THIS WEEK’S BIG QUESTION: What makes a successful merger?

Scope Ketchum has announced it will merge Life PR into its UK consumer division

Scope Ketchum has announced it will merge Life PR into its UK

consumer division

Jonathan Simnett

Brodeur A Plus

’There has to be an equally strong desire from both sides for success, a

detailed understanding of the cultures of both companies and a large

amount of senior management mindshare over an extended period of


One of the reasons our mergers are successful is that we work with the

companies before acquisition so afterwards it feels exactly like it did


Beverley Kaye

The Rowland Company

’Keep things simple by ensuring an independent person is there to take

two companies, two cultures and two sets of staff into account. It needs

to be someone who hasn’t got a foot in either camp and who has

everyone’s best interest at heart. It doesn’t happen often enough.’

James Maxwell

Scope Ketchum

’Both sides must have something that the other needs. Doing it simply to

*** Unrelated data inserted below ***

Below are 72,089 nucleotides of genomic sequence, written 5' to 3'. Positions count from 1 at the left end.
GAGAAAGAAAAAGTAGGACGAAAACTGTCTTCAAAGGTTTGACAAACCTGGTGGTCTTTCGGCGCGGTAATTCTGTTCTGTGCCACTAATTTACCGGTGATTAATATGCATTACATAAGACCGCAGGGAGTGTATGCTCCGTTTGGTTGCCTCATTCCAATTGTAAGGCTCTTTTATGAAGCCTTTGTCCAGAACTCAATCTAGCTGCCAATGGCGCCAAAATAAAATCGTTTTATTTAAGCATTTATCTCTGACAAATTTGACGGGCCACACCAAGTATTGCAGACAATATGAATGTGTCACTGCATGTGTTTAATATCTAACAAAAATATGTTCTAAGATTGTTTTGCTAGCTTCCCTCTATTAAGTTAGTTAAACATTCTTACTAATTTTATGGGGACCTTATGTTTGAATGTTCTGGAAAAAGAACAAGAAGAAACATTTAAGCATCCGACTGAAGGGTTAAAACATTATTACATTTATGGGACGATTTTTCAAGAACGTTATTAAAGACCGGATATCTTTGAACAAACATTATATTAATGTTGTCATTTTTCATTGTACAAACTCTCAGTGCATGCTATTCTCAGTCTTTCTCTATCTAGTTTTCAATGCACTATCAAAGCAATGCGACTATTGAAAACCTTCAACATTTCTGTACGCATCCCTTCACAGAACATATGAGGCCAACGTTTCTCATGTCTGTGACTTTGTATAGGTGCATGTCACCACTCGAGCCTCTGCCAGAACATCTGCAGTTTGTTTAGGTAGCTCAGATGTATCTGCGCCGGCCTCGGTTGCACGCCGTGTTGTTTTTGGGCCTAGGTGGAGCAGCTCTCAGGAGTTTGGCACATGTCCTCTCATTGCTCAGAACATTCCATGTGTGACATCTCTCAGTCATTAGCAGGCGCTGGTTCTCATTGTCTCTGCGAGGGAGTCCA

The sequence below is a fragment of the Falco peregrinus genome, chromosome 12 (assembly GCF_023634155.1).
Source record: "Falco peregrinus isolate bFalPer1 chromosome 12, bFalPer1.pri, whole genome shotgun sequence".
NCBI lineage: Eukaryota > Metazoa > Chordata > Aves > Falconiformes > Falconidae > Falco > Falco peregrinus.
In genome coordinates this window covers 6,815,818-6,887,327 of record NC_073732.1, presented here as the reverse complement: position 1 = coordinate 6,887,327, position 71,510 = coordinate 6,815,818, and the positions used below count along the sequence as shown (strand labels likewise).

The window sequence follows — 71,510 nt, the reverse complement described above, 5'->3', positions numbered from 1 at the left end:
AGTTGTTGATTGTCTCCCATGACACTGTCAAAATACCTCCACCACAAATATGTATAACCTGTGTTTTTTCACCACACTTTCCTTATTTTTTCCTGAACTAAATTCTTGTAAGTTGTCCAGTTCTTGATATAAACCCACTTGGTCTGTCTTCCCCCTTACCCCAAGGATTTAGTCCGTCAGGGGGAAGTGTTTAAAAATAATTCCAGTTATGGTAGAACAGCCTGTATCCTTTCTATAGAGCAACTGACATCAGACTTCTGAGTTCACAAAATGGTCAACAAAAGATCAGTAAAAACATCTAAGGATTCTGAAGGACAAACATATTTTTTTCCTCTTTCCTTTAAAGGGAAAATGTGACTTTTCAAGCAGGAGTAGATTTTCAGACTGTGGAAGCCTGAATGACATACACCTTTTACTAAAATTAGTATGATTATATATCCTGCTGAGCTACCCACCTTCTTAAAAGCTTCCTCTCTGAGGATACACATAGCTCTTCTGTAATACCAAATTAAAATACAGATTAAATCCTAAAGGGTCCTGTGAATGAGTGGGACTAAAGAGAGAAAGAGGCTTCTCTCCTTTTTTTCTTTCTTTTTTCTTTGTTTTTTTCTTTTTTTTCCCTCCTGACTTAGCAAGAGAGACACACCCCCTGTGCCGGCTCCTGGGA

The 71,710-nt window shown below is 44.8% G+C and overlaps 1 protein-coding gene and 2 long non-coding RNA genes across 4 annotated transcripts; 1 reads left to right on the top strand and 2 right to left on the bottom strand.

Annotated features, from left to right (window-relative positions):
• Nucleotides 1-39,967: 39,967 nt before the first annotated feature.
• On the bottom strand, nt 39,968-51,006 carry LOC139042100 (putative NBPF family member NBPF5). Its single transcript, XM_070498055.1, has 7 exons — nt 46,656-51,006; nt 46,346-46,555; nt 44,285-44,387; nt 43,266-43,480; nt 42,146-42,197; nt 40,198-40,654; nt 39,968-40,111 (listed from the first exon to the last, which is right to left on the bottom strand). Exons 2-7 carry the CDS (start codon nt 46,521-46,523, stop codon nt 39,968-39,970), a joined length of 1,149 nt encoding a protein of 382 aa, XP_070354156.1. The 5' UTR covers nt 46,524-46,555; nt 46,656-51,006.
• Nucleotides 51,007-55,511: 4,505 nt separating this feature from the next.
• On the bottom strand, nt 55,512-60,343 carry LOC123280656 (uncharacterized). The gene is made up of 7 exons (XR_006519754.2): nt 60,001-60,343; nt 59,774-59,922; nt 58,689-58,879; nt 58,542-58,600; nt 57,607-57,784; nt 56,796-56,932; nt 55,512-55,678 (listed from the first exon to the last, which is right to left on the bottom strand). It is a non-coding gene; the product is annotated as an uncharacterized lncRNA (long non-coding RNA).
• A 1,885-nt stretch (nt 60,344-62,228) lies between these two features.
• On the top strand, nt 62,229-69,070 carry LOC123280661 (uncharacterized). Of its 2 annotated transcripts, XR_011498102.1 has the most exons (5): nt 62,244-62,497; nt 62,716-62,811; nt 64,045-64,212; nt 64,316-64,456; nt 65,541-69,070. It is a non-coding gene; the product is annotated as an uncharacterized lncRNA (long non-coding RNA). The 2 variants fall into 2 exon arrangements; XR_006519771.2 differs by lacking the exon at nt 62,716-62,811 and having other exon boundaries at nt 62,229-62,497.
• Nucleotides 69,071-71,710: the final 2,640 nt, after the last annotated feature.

add critical mass or profits is wrong. The fewer the areas of overlap or

potential conflict, the better. Making it happen is a question of honest

dialogue, where individuals’ fears or personal concerns can be discussed

and managed. Above all, neither side should seek to dominate the other -

culturally or professionally. Both sides should use the experience of

merging to refresh themselves thoroughly and improve.’

John Harben


’The single most important factor is trust. The story of the internal

communication team in the Diageo merger is one of rediscovering the

power of storytelling to create trust. Our weekly, multi-language

internal bulletin ran for six months and was read by 81 per cent of

staff. As the merger’s ’official’ storytellers, (the internal comms

team) helped to maintain the psychological health of two companies in

the throes of massive organisational changes.’

John Dickie

GPC Market Access

’The prerequisites are goodwill, shared values and above all going for

growth. People in the merged business need to believe that together they

have more to offer than they did previously. That’s why the merger

between Market Access and Prima worked. Things are different from six

months ago, but one side has not dominated the other and I think people

are comfortable.’

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